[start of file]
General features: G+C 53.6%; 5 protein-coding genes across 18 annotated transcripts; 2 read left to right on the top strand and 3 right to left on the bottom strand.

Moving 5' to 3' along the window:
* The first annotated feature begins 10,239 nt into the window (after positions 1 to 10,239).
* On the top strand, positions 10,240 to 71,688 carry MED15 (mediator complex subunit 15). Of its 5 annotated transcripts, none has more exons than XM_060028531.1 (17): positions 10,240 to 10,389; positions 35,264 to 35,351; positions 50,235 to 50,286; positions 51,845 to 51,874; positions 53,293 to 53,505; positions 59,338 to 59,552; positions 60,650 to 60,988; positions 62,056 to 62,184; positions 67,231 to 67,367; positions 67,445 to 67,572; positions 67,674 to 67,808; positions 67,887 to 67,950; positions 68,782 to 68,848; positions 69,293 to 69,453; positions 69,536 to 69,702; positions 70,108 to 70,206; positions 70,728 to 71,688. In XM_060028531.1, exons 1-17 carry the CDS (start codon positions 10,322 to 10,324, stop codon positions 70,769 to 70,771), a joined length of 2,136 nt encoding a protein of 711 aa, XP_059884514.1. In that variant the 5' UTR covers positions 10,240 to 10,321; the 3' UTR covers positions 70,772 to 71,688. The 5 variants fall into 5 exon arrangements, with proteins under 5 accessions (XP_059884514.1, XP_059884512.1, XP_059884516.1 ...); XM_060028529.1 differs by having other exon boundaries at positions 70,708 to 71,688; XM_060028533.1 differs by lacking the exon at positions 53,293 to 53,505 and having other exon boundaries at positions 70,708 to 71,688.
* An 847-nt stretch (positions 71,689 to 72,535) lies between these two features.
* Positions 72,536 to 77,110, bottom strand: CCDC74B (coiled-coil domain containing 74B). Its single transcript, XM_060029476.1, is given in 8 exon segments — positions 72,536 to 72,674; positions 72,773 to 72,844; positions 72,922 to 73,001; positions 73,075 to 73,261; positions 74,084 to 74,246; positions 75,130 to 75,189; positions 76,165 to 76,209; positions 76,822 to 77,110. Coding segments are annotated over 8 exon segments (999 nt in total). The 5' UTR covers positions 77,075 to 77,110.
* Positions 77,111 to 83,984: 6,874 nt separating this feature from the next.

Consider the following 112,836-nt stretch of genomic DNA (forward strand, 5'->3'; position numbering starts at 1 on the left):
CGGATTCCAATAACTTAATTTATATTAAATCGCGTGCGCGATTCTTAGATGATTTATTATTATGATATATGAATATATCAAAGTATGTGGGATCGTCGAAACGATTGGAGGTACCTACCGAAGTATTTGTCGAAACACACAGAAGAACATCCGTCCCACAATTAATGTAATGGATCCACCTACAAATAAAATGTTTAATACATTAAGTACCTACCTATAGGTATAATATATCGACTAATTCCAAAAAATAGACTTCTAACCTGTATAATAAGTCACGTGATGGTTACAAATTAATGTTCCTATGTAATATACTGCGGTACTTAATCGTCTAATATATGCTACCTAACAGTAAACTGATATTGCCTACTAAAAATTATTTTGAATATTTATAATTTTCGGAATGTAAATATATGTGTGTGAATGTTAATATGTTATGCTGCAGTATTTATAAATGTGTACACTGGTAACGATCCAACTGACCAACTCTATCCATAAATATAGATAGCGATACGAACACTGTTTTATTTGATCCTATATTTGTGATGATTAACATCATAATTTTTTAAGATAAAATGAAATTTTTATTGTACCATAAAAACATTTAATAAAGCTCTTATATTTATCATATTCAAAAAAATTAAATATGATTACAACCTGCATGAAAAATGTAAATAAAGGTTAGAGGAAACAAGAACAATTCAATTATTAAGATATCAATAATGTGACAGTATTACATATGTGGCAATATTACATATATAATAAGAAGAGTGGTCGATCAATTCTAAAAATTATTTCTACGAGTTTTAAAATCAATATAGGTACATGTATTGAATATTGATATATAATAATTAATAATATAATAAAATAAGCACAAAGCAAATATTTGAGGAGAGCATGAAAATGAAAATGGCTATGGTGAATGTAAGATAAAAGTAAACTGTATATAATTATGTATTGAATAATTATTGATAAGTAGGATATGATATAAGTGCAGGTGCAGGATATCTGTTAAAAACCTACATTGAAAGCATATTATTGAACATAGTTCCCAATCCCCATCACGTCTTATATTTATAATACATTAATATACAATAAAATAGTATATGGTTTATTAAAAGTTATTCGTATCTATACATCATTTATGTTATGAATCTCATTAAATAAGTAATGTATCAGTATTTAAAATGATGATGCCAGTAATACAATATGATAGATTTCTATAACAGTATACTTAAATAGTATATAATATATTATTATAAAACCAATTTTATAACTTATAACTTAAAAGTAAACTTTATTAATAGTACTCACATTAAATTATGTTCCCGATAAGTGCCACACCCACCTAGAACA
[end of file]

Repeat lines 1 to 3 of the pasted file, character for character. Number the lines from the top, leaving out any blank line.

General features: G+C 53.6%; 5 protein-coding genes across 18 annotated transcripts; 2 read left to right on the top strand and 3 right to left on the bottom strand.

Moving 5' to 3' along the window:
* The first annotated feature begins 10,239 nt into the window (after positions 1 to 10,239).